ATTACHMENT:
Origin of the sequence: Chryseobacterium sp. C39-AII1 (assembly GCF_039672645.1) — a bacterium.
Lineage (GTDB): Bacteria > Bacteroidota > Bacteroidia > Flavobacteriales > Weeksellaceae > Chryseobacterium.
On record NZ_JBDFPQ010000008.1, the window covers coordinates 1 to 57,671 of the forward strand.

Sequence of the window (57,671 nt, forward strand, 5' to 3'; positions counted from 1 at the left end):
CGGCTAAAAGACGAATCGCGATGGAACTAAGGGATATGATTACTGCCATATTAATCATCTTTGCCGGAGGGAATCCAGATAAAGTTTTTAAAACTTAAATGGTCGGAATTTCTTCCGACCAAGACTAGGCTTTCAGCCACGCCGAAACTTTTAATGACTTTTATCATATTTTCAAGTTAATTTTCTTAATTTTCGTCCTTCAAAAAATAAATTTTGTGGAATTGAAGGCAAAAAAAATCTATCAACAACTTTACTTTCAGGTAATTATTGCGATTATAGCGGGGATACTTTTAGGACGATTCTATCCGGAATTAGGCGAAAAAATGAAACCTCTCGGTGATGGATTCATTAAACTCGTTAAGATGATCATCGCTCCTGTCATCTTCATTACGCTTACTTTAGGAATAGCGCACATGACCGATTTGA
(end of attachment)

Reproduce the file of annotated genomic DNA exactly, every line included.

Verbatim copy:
Origin of the sequence: Chryseobacterium sp. C39-AII1 (assembly GCF_039672645.1) — a bacterium.
Lineage (GTDB): Bacteria > Bacteroidota > Bacteroidia > Flavobacteriales > Weeksellaceae > Chryseobacterium.
On record NZ_JBDFPQ010000008.1, the window covers coordinates 1 to 57,671 of the forward strand.

Sequence of the window (57,671 nt, forward strand, 5' to 3'; positions counted from 1 at the left end):
CGGCTAAAAGACGAATCGCGATGGAACTAAGGGATATGATTACTGCCATATTAATCATCTTTGCCGGAGGGAATCCAGATAAAGTTTTTAAAACTTAAATGGTCGGAATTTCTTCCGACCAAGACTAGGCTTTCAGCCACGCCGAAACTTTTAATGACTTTTATCATATTTTCAAGTTAATTTTCTTAATTTTCGTCCTTCAAAAAATAAATTTTGTGGAATTGAAGGCAAAAAAAATCTATCAACAACTTTACTTTCAGGTAATTATTGCGATTATAGCGGGGATACTTTTAGGACGATTCTATCCGGAATTAGGCGAAAAAATGAAACCTCTCGGTGATGGATTCATTAAACTCGTTAAGATGATCATCGCTCCTGTCATCTTCATTACGCTTACTTTAGGAATAGCGCACATGACCGATTTGA